Wednesday, January 14, 2009

Looking Toward the Future

Not surprisingly, I've been giving much thought about the future of our professional growth. At Chets, we have 1,250 students and 88 teachers. In years past, we’ve had upwards of 3 coaching positions. We’ve filled these three with one full- time coach (me) and four part-time coaches (coach half day, teach half day). In my opinion, this has been an ideal situation because most coaches keep a foot in the classroom, have gained the utmost respect from their colleagues, and share the most relevant rich professional development.

This year, that ideal has changed due to budget cuts and now we are carrying two coaches. One full time instructional coach (me) and an instructional technology coach. We opted for the technology coach so we could begin digitally warehousing and sharing information on-line, and promote self-learning opportunities. This cut has us relying more heavily on lead teachers who run PD in their content area at their grade level. With that said, they also have full-time teaching responsibilities. Therefore, without coaches with release time, we have gone from substantial in class coaching to virtually none. What implications this will hold are forthcoming.

In Florida, like many other places, we are continuing to hear of the dismal financial situation which will cut deeply into the pockets of schools. Next year, our district is likely to have a $139 million dollar cut, so where will that leave us? And, how can we prepare for cuts that run this deeply? It could be a reality that schools won’t be able to carry coaching support.

So, to prepare, I have four ideas:

#1 Capture, edit, and upload as many videos as possible from classrooms and warehouse them on our Setting the Standard ning.

The following video is an excellent example of what I mean, and will give our teachers--and others--open access to classroom observation and teaching.

#2 Digitally warehouse grade level content, assessments, and other resources on wikis.

This first grade wiki is an example of what I mean, and is the central data bank for a grade level. It can also easily be added to and deleted from to keep the most current information. In time, I'm sure it will even contain student work that supports each standard and/or lesson.

#3 Form PLC’s based on needs and passions rather than by grade levels.

Last week, a Grade 3 teacher did a writing demonstration lesson for four colleagues from Grade 2-5. The professional conversation that occurred in debriefing after the lesson was the richest dialogue I’ve heard exchanged between teachers yet this year. So many times, we form PLC's just by grade levels, but I'm wondering if we aren't sometimes missing the mark without these vertical teams also in place.

#4 Lead our teachers to be self-directed learners, avid readers, collaborative workers, and community contributors.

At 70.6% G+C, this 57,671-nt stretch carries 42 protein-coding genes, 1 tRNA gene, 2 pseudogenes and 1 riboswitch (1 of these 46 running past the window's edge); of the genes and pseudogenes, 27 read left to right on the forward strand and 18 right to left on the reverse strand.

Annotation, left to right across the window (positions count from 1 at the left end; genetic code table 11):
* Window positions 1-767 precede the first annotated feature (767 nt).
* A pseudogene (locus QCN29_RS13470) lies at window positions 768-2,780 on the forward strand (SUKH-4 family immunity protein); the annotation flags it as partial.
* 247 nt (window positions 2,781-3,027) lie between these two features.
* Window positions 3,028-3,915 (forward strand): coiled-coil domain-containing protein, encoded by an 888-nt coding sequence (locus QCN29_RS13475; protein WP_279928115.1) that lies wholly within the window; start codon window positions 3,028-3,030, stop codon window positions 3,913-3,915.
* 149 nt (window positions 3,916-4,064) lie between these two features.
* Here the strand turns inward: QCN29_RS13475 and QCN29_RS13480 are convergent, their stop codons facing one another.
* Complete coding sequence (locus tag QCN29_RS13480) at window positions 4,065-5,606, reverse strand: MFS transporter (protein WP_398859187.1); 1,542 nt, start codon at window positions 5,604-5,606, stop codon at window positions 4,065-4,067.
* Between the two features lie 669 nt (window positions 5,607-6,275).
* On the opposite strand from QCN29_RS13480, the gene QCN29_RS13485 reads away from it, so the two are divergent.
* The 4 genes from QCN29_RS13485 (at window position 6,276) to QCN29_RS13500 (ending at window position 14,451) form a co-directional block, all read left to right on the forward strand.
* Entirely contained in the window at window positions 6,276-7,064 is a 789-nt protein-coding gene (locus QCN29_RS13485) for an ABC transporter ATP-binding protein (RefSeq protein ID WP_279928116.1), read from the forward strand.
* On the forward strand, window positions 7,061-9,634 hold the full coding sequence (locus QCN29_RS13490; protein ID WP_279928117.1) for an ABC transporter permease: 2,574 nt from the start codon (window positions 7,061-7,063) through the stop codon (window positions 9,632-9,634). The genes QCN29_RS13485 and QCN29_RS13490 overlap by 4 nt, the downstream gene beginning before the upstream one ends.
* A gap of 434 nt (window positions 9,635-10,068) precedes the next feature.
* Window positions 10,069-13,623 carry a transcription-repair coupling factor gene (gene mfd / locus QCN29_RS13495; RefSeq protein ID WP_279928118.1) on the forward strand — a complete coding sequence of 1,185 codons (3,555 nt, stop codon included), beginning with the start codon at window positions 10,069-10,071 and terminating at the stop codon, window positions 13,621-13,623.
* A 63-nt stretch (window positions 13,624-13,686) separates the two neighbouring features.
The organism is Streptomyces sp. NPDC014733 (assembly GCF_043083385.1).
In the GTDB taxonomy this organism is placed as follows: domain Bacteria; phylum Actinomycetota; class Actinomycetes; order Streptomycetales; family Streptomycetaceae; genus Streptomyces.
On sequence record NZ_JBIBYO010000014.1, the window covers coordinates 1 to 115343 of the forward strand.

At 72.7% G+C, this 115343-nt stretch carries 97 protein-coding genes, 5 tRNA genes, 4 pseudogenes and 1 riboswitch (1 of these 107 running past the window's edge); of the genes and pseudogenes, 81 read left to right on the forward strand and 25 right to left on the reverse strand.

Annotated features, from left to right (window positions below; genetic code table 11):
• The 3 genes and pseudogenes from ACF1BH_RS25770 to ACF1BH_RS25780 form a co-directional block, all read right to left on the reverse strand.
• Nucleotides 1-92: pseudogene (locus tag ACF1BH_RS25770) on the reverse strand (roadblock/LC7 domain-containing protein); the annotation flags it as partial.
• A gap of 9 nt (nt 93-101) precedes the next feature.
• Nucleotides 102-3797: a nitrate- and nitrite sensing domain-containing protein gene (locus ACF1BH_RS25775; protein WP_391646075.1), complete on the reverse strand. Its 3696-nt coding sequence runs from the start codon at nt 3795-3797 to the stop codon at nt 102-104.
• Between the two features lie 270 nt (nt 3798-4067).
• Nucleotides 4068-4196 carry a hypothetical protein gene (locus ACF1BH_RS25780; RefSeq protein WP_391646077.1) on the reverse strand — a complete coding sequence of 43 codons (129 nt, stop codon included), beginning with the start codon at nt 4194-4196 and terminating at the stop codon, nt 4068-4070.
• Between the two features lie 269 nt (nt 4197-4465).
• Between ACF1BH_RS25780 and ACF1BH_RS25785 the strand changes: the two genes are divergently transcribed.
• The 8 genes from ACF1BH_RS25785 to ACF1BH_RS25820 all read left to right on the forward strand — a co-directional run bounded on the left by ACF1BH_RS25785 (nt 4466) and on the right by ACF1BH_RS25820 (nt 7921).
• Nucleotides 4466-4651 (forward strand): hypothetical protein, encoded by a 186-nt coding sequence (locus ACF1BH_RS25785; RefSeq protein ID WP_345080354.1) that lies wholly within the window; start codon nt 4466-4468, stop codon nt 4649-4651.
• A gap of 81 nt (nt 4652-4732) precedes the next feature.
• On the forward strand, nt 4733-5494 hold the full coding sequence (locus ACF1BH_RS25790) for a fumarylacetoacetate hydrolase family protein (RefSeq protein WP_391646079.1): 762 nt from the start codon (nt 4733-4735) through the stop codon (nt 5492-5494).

Collectively as a community of learners, thanks to technology, we can continue to move forward regardless of the financial constraints placed on us. Will this be a burden and a barrier? Perhaps. But with a strong will and determined spirit, we will move forward. To move forward with no coaching support, I think all teachers will have to be self-directed, avid blog and professional readers, and collaborate and share ideas with the whole community.

Are you facing the same bleak financial outlook? If you are, what are you doing to prepare your school community for the future?


J Clark Evans said...

I like your idea about teacher groups forming based on common interests. This year my school is doing that by sponsoring a PLP (Professional Learning Practice) group of teachers interested in using online tools to build our own professional learning communities online via twitter, nings, etc.

Suzanne said...

J Clark Evans,
Love it! How many people in your school are currently participating? Have you seen certain people emerging as leaders or is the leadership distributed?

dayle timmons said...

I love your ideas! While I think there will always be those among us that will take up the torch and will lead and participate in self-directed and on-line learning, I think there will still need to be clock time given for some teachers to pursue that type of professional development. While I think we make time for things that are important to us, there will always be young mothers, single parents, etc. that will have to have the time carved for them during the school day to keep up. I think the key will be to give enough resources and choices to engage the masses.

Suzanne said...

I agree that teachers deserve and must have time carved out of their day for professional development, but that happening in hard times isn't likely to happen. So, in my opinion, no matter how hard it is, teachers will have to continue to learn and grow on their own. If they don't, they will find themselves replacable by others who are willing to put in the hours.